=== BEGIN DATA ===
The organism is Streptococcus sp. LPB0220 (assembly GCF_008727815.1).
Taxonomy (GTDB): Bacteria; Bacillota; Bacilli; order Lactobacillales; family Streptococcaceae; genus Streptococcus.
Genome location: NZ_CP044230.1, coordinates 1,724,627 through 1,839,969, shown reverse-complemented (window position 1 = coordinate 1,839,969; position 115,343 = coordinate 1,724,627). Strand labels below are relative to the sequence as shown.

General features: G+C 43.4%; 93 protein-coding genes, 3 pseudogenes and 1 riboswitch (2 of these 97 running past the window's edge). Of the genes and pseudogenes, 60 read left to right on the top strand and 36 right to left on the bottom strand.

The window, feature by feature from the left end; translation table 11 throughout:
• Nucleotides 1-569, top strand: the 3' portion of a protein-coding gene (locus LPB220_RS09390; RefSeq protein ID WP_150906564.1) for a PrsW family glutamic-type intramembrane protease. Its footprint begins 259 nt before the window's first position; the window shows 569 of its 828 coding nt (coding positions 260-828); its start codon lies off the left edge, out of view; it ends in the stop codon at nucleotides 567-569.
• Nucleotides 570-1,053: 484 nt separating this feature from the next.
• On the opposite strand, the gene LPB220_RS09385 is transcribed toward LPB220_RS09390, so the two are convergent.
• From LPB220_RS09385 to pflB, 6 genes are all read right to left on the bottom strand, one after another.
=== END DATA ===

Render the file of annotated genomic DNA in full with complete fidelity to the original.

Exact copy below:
The organism is Streptococcus sp. LPB0220 (assembly GCF_008727815.1).
Taxonomy (GTDB): Bacteria; Bacillota; Bacilli; order Lactobacillales; family Streptococcaceae; genus Streptococcus.
Genome location: NZ_CP044230.1, coordinates 1,724,627 through 1,839,969, shown reverse-complemented (window position 1 = coordinate 1,839,969; position 115,343 = coordinate 1,724,627). Strand labels below are relative to the sequence as shown.

General features: G+C 43.4%; 93 protein-coding genes, 3 pseudogenes and 1 riboswitch (2 of these 97 running past the window's edge). Of the genes and pseudogenes, 60 read left to right on the top strand and 36 right to left on the bottom strand.

The window, feature by feature from the left end; translation table 11 throughout:
• Nucleotides 1-569, top strand: the 3' portion of a protein-coding gene (locus LPB220_RS09390; RefSeq protein ID WP_150906564.1) for a PrsW family glutamic-type intramembrane protease. Its footprint begins 259 nt before the window's first position; the window shows 569 of its 828 coding nt (coding positions 260-828); its start codon lies off the left edge, out of view; it ends in the stop codon at nucleotides 567-569.
• Nucleotides 570-1,053: 484 nt separating this feature from the next.
• On the opposite strand, the gene LPB220_RS09385 is transcribed toward LPB220_RS09390, so the two are convergent.
• From LPB220_RS09385 to pflB, 6 genes are all read right to left on the bottom strand, one after another.